Novel pathways regulating glucose and lipid metabolism in human skeletal muscle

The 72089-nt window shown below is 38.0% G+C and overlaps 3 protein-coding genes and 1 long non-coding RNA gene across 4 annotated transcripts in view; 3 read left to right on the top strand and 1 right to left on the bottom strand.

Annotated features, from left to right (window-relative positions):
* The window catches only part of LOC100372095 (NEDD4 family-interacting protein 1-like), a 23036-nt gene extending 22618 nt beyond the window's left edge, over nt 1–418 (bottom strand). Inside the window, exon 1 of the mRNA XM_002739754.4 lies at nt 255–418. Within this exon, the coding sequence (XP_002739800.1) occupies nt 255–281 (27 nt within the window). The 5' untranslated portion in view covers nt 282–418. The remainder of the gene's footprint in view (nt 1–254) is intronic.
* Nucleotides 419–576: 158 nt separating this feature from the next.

Sammanfattning: The utilization of glucose and lipids as energy substrates in skeletal muscle is strictly regulated. As skeletal muscle is the body s chief consumer of glucose and lipids, it plays a critical role in the maintenance of whole-body homeostasis. Under normal physiological conditions, skeletal muscle displays a certain metabolic flexibility, allowing the tissue to switch between the utilization of glucose and lipids. Generally, skeletal muscle manifests a preference for lipids as the primary energy substrate, in the fasting state, or during such metabolic challenges as starvation or exercise. In these situations, glucose availability is low. However, in the post-prandial state, glucose availability is high and energy substrate utilization is shifted toward glucose. A compromised or reduced plasticity in this ability to shift substrate utilization results in metabolic inflexibility. Conditions associated with metabolic inflexibility include the metabolic syndrome, insulin resistance and type 2 diabetes mellitus. To address the etiology and pathogenesis of these disorders, investigation of the molecular events governing these processes is warranted. In this thesis, novel pathways regulating glucose and lipid metabolism in human skeletal muscle were investigated with the specific aim of discovering and validating new potential therapeutic targets to treat type 2 diabetes. Cultured primary human skeletal muscle cells were used to determine the consequence of targeted malonyl CoA decarboxylase (MCD) (Study I), and inhibitor of nuclear factor kappaB kinase (IKKbeta) (Study II), reduction on metabolic and signaling parameters. The effect of exogenous fibroblast growth factor 21 (FGF-21) (Study III) and clenbuterol treatment (Study IV) on metabolic and signaling parameters were also determined. Targeted genetic reduction of either MCD or IKKbeta increased glucose uptake and improved insulin signaling in cultured muscle cells. MCD reduction was sufficient to shift substrate utilization from lipid to glucose oxidation. IKKbeta gene silencing prevented TNF-alpha-mediated insulin resistance in cultured human skeletal muscle. FGF-21 is a novel member of the fibroblast growth factor family of proteins, distinguished by its hormone-like action on metabolism. FGF-21 treatment positively impacted glucose metabolism in human skeletal muscle cells and in incubated intact mouse skeletal muscle. Finally, chronic clenbuterol exposure was sufficient to increase glycogen synthesis, and reduce lipid oxidation in human skeletal muscle myotubes and in cultured rat L6 muscle cells. In conclusion, the studies presented in this thesis provide insight into molecular pathways governing glucose and lipid metabolism in skeletal muscle. Several new targets have been identified and validated for potential therapeutic intervention to treat insulin resistance. Moreover, these investigations provide insight not only into the signaling paradigm of a particular pathway but rather into the interconnectivity of complex metabolic regulation.
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